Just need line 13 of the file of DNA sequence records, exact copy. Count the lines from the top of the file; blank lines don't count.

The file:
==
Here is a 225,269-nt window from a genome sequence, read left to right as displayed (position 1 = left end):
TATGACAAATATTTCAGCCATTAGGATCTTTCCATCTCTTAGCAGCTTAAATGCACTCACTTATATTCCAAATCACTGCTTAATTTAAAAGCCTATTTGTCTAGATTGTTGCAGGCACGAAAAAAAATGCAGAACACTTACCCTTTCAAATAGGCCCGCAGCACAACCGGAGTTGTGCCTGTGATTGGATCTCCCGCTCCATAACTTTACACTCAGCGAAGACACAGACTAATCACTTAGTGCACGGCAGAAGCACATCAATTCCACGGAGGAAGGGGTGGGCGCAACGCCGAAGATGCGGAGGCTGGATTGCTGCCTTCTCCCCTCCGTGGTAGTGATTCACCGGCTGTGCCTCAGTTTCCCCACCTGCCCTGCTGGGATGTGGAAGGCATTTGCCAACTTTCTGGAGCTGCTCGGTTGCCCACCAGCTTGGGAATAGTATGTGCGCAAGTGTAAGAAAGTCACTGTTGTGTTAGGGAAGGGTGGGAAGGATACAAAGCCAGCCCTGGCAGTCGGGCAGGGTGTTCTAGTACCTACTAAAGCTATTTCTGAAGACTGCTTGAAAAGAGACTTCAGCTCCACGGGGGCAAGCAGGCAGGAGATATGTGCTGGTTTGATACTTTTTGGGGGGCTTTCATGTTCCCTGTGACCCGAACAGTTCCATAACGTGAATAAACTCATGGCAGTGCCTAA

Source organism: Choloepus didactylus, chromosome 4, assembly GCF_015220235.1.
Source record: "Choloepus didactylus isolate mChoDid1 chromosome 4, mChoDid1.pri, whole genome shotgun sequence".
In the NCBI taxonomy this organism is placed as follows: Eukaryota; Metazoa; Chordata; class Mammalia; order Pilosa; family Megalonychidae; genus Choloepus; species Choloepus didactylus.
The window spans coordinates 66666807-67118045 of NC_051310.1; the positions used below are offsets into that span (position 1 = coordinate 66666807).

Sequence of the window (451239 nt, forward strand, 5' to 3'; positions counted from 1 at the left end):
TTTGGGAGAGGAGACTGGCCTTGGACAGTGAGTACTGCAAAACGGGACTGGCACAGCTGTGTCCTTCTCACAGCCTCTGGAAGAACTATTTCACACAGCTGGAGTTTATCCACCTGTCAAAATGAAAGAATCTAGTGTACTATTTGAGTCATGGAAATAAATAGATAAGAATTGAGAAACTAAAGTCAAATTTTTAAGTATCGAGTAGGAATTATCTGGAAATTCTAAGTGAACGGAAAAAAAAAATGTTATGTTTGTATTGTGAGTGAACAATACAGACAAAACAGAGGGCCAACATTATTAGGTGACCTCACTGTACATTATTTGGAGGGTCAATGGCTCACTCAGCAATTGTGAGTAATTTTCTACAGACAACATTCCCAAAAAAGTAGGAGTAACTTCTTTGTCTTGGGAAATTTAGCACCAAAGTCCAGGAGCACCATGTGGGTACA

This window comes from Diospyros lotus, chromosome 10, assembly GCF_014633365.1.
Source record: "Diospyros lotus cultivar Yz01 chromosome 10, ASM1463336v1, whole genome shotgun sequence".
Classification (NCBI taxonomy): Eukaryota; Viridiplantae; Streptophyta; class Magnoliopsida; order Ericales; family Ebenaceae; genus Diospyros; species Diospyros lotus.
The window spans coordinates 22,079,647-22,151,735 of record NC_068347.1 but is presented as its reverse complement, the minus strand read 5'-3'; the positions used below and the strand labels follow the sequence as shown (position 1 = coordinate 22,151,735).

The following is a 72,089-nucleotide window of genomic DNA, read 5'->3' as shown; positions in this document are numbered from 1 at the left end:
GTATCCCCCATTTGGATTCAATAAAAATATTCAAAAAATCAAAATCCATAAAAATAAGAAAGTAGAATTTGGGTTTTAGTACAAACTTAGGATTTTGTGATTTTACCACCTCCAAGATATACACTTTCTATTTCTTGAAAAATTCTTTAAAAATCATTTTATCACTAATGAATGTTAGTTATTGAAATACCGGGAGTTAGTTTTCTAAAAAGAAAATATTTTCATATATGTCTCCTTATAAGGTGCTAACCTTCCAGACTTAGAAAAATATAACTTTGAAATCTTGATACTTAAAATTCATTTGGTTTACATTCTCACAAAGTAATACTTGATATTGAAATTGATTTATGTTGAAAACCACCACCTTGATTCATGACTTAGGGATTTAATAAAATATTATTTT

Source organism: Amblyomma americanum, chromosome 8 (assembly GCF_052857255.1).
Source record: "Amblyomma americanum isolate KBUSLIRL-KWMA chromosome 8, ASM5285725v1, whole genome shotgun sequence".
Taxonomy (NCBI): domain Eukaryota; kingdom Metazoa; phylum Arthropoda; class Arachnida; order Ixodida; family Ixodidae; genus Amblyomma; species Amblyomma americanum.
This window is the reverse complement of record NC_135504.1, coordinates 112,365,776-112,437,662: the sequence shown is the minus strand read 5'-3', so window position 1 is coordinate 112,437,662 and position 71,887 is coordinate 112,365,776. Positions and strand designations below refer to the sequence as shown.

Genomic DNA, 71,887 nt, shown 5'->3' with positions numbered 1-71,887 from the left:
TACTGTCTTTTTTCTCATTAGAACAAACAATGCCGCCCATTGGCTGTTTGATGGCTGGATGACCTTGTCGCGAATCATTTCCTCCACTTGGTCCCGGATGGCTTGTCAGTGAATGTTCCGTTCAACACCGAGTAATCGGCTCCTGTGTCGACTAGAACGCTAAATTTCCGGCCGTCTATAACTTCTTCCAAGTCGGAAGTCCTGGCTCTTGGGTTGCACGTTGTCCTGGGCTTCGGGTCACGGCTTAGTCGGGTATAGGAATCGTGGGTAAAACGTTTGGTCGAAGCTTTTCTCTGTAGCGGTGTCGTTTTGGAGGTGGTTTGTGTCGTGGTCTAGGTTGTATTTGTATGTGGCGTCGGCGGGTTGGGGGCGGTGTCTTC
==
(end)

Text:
The following is a 72,089-nucleotide window of genomic DNA, read 5'->3' as shown; positions in this document are numbered from 1 at the left end: